At one time or another, nearly every Miner has pulled an all-nighter. Maybe you stayed up all night cramming for a calculus test. Maybe you road-tripped across the country with your fraternity or sorority pledge class. Maybe you just hung out with friends having a good time. We asked about your memorable all-nighter. Here is what you told us.
In early March 1973, I was carving a snake head and body from a large oak limb to be mounted on Sigma Tau Gamma’s entry in the St. Pat’s cudgel contest. About 1 a.m. I sliced my left index finger to the bone, made my way to the infirmary and woke the night nurse. When she offered to sew it up I asked whether I would still be able to bend it for the remainder of the evening. I explained “I have a carving to finish, so our cudgel will win.” Her answer being “No,” I asked her to just disinfect it and wrap it up. I returned to the house and continued carving until dawn, making sure the occasional blood did not ruin the carving. I still have the snake head carving; it matches the snake on the winning 1973 St. Pat’s sweatshirt design (mine, also). Our cudgel did win the 1973 competition, carried by Mark “Tiny” Middendorf, GGph’74.
Jim Martin, AE’75
I had to pass every final exam to graduate in January 1965. I spent nine all-nighters studying in the Kappa Alpha dining room. The study table stood in front of a coat closet, and for years I was known as “Keeper of the Closet.”
Jay W. Alford, MetE’65
Math came easy for me, and the logic behind it easily kept me awake during all-night sessions. (This may explain why after 50 years, I’m still a working structural engineer.) But if I had a reading assignment for literature or history, I ran into difficulty. I would hold my right arm vertical on the desk with a pen in my hand, and if I dozed off, I would drop the pen and wake myself up. I would then pick up the pen and start the process all over again, pushing myself through the reading assignment.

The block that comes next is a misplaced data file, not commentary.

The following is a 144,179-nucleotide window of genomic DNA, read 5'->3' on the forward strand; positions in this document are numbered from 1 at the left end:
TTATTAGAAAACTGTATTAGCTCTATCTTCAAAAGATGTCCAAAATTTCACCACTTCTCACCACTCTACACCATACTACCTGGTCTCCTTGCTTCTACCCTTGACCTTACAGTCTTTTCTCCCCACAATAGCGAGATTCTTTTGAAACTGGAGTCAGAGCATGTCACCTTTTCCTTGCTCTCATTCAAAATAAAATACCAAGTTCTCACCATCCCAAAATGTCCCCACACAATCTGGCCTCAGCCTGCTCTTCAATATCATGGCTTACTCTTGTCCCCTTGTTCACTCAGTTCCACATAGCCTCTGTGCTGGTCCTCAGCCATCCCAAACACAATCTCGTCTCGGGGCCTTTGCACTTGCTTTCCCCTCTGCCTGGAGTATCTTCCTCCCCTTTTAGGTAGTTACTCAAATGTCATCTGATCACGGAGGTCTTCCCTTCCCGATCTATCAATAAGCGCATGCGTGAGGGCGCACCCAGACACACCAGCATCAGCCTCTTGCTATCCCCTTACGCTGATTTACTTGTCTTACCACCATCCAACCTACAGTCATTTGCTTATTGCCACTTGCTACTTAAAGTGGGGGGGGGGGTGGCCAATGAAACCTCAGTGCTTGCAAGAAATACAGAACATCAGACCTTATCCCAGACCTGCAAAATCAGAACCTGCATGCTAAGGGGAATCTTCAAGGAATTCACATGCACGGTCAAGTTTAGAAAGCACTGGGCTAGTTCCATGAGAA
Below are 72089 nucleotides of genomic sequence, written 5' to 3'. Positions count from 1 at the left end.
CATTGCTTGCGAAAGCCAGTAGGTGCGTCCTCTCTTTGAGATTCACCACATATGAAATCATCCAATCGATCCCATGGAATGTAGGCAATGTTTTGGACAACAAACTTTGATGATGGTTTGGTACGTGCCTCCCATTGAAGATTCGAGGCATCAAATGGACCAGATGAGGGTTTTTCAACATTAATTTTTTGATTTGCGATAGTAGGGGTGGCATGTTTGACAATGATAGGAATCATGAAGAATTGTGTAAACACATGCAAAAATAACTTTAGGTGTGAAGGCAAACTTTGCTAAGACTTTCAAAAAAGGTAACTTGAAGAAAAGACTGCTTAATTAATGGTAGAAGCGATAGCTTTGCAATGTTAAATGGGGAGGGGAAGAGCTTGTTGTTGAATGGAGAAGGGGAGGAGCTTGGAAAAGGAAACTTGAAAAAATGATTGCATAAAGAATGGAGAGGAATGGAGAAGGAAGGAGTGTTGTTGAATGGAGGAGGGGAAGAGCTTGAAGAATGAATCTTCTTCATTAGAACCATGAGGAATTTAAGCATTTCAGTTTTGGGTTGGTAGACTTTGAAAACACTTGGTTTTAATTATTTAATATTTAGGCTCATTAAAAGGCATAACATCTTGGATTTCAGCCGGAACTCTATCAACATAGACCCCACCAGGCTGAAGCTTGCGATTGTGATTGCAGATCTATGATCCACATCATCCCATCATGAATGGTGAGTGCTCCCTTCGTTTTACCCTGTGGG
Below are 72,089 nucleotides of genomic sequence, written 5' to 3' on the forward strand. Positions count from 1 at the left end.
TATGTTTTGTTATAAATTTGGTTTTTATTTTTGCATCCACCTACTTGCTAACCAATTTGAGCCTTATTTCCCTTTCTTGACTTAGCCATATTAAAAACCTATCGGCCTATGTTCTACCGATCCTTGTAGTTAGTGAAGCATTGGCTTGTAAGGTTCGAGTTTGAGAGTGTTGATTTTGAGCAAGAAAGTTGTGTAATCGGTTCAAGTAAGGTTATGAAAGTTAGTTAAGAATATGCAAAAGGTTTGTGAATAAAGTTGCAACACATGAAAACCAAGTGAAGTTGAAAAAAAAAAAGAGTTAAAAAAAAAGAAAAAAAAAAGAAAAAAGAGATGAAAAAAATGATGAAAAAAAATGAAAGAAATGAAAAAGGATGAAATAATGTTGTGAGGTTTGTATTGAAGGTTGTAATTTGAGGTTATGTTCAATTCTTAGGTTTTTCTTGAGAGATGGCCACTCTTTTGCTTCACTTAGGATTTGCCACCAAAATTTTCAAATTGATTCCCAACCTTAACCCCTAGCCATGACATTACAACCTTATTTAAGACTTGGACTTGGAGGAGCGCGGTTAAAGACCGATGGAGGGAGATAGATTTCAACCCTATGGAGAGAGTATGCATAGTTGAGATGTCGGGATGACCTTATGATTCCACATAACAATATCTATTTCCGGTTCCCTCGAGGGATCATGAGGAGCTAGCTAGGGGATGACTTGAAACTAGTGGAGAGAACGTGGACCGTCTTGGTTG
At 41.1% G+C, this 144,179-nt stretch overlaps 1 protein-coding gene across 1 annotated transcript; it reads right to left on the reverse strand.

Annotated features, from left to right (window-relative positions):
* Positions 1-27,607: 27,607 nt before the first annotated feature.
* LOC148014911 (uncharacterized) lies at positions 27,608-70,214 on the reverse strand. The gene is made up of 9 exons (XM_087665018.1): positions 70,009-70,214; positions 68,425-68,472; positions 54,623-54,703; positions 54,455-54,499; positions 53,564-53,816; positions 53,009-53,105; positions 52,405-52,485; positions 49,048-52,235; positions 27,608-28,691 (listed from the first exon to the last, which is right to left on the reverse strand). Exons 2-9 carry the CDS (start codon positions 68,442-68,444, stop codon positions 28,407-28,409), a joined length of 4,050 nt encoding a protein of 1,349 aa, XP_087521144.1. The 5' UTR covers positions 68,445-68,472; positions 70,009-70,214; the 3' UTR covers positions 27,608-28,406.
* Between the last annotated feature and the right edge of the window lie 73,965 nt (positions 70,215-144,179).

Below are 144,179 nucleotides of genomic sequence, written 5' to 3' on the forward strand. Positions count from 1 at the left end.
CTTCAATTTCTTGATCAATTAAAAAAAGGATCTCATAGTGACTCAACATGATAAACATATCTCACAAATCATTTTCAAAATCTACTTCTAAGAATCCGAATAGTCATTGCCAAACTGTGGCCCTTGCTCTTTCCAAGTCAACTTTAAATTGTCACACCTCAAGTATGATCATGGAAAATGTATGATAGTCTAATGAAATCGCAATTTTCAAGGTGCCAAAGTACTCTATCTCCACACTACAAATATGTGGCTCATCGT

Dale Mueller, EE’62
It was St. Pat’s 1948. We started a bridge game on the Sigma Nu front porch at about 10 p.m. It was a warm evening with no wind, and we had a good time. All of a sudden, we noticed the sun coming up. We had spent the whole night without ever getting tired. I still think about it with good memories.
Jim Fisher, CE’48
I remember the time I spent in the Kelly Hall basement laundry room cramming for some long-forgotten test. I didn’t want to disturb my roommate with the light and me talking to myself. When I finally gave up, I had just over an hour to sleep. I set two alarm clocks to make certain I did not oversleep. I woke up AFTER the second one went off — because it fell on me when I tried to turn it off while I was still in my sleepy grogginess.
Willard Sudduth, CE’66